On Thursday morning, with our very own Benson Jammichello looking on, The Three Musketeers – the BBC’s Jake Humphrey, Eddie Jordan and David Coulthard – arrived into Silverstone in spectacular style, atop the wing of a biplane.
After making their entrance on a three-man bicycle last year, Jake was speaking to Badger about how they wanted to continue the BBC tradition of making an “extra special” entrance to the British GP.
“Myself, David and Eddie will be wing walking above Silverstone,” Humphrey proudly announced on Wednesday. Although he admitted that “we aren’t quite sure how we’ve convinced Eddie Jordan to strap himself on to the wing of a biplane that dates from about the 1950s and fly above Silverstone.”
Ever the jovial interviewee, it isn’t difficult to comprehend how Humphrey has inspired his BBC team to partake in features that have moved F1 coverage to another level since 2009. It is this incredibly high standard, which has led the vast majority of fans to angle some pointed criticism at Sky.
Asked if he does any post-race assessment of Sky’s offering, Humphrey said he always goes home and watches the coverage his rivals produce. He is also far from critical with his remarks.
“There’s no point sitting here and saying Sky are doing a rubbish job; Sky are doing a really good job.”
“We moved the bar on… we worked out new ways of doing things. They clearly looked at what we do and thought ‘let’s replicate some of things that the BBC do’ “.
Repeating a phrase previously published on his Twitter feed, Humphrey made the point that “imitation is the sincerest form of flattery” and, therefore, that he hasn’t got a problem with what Sky have been doing.
Mind you, this really puts his ‘Sky are doing a really good job’ into context. Not that thoughts of his opposition will be in his mind as he stares down on the campsites of Silverstone from that biplane.
“The camp sites around Silverstone are the most vibrant of any I have ever seen… which is why we often go and film in them. Eddie wets himself when he sees a Jordan flag,” he chuckles. We couldn’t agree more (with the passion of British people for camping, that is).
To explain the enthusiasm and knowledge of the British fan, and Humphrey himself for that matter, it’s important to acknowledge the extent of grassroots motor sport in this country.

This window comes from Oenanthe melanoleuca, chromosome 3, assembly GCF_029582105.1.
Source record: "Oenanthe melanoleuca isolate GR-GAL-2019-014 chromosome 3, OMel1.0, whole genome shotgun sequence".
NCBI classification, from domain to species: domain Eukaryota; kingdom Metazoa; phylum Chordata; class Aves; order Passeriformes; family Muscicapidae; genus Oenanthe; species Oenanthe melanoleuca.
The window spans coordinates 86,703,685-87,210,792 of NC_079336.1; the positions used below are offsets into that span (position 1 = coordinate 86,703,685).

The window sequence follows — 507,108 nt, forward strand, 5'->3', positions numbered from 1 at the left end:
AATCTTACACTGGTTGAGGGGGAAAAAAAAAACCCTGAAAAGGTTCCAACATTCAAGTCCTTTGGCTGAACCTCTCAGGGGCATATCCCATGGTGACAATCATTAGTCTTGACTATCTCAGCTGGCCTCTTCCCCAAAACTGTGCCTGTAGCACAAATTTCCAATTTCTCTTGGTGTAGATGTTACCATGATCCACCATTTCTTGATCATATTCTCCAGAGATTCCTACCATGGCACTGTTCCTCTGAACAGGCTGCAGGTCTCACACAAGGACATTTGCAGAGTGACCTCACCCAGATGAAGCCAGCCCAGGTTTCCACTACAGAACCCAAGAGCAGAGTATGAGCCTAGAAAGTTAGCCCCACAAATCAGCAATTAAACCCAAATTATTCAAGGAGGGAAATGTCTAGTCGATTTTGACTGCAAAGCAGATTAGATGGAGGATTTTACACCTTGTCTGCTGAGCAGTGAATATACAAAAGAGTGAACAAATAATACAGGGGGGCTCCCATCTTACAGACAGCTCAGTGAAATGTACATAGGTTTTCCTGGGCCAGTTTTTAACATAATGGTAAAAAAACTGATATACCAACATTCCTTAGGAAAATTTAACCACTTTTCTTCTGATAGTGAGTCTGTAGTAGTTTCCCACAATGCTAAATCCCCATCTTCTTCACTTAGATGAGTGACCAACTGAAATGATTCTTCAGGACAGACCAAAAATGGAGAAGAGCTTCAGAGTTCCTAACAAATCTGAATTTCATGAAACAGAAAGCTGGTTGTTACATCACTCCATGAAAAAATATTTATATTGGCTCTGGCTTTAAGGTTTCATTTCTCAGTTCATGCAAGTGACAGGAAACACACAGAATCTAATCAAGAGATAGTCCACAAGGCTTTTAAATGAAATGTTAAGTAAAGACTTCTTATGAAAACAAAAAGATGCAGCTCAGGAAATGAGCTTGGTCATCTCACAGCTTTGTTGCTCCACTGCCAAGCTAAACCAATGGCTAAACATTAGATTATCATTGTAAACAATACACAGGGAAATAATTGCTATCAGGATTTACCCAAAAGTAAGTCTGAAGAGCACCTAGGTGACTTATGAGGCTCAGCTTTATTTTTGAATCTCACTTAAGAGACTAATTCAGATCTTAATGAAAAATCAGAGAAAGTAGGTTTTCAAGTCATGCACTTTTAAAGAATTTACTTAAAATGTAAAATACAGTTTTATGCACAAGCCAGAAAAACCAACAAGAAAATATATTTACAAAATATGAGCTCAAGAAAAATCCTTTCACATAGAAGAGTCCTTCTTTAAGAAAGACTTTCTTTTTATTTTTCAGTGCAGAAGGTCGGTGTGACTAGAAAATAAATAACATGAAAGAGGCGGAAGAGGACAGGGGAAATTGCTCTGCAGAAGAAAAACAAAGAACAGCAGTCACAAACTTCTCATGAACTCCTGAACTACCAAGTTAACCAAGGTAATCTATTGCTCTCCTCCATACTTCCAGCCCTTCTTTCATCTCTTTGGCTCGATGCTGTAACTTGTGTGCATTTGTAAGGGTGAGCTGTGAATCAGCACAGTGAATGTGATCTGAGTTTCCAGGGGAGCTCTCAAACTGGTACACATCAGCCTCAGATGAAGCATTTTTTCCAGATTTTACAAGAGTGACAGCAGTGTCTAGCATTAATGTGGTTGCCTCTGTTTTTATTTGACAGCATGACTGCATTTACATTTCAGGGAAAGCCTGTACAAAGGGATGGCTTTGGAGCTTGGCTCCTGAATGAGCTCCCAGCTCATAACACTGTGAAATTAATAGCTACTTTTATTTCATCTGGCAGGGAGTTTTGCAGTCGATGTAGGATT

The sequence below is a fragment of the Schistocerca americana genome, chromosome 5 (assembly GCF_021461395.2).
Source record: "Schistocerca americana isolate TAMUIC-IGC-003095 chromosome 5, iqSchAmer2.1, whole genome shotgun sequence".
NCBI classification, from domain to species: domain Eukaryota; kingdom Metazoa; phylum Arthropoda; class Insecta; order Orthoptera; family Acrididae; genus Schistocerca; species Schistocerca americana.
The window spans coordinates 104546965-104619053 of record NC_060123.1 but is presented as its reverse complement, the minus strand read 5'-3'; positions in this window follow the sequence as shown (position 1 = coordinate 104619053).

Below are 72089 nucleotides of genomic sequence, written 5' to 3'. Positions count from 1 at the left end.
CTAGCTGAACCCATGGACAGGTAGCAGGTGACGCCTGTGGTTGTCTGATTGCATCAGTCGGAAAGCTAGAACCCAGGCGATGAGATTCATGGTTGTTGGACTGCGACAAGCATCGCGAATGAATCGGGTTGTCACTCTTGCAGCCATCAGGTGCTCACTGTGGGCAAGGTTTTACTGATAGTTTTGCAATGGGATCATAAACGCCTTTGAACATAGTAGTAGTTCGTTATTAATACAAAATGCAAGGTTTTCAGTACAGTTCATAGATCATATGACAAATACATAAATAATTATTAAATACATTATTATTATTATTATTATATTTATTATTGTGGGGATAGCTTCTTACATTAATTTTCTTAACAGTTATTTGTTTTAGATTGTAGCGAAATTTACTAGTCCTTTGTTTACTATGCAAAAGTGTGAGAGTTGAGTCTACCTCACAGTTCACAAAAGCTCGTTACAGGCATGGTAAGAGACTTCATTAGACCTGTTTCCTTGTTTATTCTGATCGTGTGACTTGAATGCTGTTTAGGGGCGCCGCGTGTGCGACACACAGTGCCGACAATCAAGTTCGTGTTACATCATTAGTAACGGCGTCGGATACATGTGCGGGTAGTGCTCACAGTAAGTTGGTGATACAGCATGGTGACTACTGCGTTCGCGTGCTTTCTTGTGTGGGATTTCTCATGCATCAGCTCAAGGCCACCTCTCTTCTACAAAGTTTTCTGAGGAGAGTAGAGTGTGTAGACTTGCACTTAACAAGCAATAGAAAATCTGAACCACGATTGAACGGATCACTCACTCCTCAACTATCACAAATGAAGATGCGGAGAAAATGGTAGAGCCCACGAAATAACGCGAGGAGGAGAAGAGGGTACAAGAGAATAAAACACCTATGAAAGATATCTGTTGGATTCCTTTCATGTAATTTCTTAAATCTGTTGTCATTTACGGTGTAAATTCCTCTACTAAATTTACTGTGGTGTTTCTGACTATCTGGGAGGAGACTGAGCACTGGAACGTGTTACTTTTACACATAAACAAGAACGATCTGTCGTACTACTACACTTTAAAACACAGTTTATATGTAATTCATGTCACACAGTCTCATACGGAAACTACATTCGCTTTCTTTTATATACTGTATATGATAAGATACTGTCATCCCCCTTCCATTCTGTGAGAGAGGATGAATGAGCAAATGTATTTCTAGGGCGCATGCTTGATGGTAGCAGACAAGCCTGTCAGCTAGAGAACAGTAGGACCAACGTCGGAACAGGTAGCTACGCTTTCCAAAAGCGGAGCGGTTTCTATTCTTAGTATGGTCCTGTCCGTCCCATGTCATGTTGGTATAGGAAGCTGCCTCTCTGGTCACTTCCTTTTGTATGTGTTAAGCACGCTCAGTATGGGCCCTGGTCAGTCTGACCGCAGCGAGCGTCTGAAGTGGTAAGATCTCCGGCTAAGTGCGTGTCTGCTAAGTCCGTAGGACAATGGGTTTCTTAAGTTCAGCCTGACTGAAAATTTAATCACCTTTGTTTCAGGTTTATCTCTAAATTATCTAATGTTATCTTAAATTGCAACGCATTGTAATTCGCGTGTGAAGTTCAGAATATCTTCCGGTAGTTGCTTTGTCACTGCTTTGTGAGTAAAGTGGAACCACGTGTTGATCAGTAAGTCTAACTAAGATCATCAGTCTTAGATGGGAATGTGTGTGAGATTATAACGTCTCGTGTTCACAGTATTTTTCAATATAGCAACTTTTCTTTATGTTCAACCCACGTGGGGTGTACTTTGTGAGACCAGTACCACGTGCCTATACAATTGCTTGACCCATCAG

Like myself, he grew up in Norfolk and spent many a weekend attending one of its various Motorsport venues – Snetterton, Great Yarmouth and King’s Lynn to mention but a few. These types of venues are the backbone of our enthusiasm for the pinnacle of motor racing. Snetterton was the first place I drove a car. at 7 years old around the in-field; the only place I have ever seen a Mini and Morris Minor crash on the last corner of the last lap; the first (and, until now, only) place I met Jody Scheckter.
Thanks to the circuit’s open-pits policy, not only did I meet my heroes – my Dad claimed to have met Ayrton Senna when he was racing Martin Brundle in Formula Ford – but I could see the mechanics working on the cars, smell the motor oil and feel the tension in the paddock. It was an inspiration, the reason why I saved up for the latest Scalextric set or a 10-lap run around the local kart track.
Jake Humphrey has similarly fond memories. His Uncle Mike was a super-stock racer, and he fondly remembers weekends at the Yarmouth Stadium and Norfolk Arena (King’s Lynn) – as they are now known. At 7 and 8 years old, he remarks, he “saw no difference between my Uncle Mike driving super stocks, and Aryton Senna.”
These multi-purpose venues – used for speedway, super stocks and ‘banger’ racing – and Snetterton, a converted airfield (like Silverstone), are our heritage. They are the reason why the ‘garagistas’ – Enzo Ferrari’s name for the like’s of Lotus – came to dominate Formula 1; they are the reason why the majority of Formula 1 cars continue to be engineered, designed and built in Britain.
It is all the above – “proper grassroots motorsport” as Jake calls it – that makes the British GP so special.
In an era of globalisation, F1’s economic future has been safeguarded by Bernie’s shrewd expansion into emerging markets. However, it is crucial to remember how these venues underpin F1’s heritage, fire our enthusiasm for the sport and inspire the next generation of engineers. It makes our camp sites the most vibrant celebration of F1 in the world.
Plus, who’d ever want Eddie Jordan to stop wetting himself?
The British GP is live and uninterrupted on the BBC this weekend. Full coverage details are as follows:
Saturday, 7 July
Practice 3: 0955 – 1105, BBC Red Button/online
Qualifying: 1210-1430, BBC Two/BBC HD/online/BBC Radio 5 live (from 13:00)
Sunday, 8 July
Build-up: 1205-1255, BBC One/BBC One HD/online
Race live: 1255-1530, BBC Two/BBC HD/online/BBC Radio 5 live (from 13:00)
Forum: 1530-1630 BBC Red Button (except on freeview)/online
Highlights: 1900-2000, BBC Three/BBC HD/online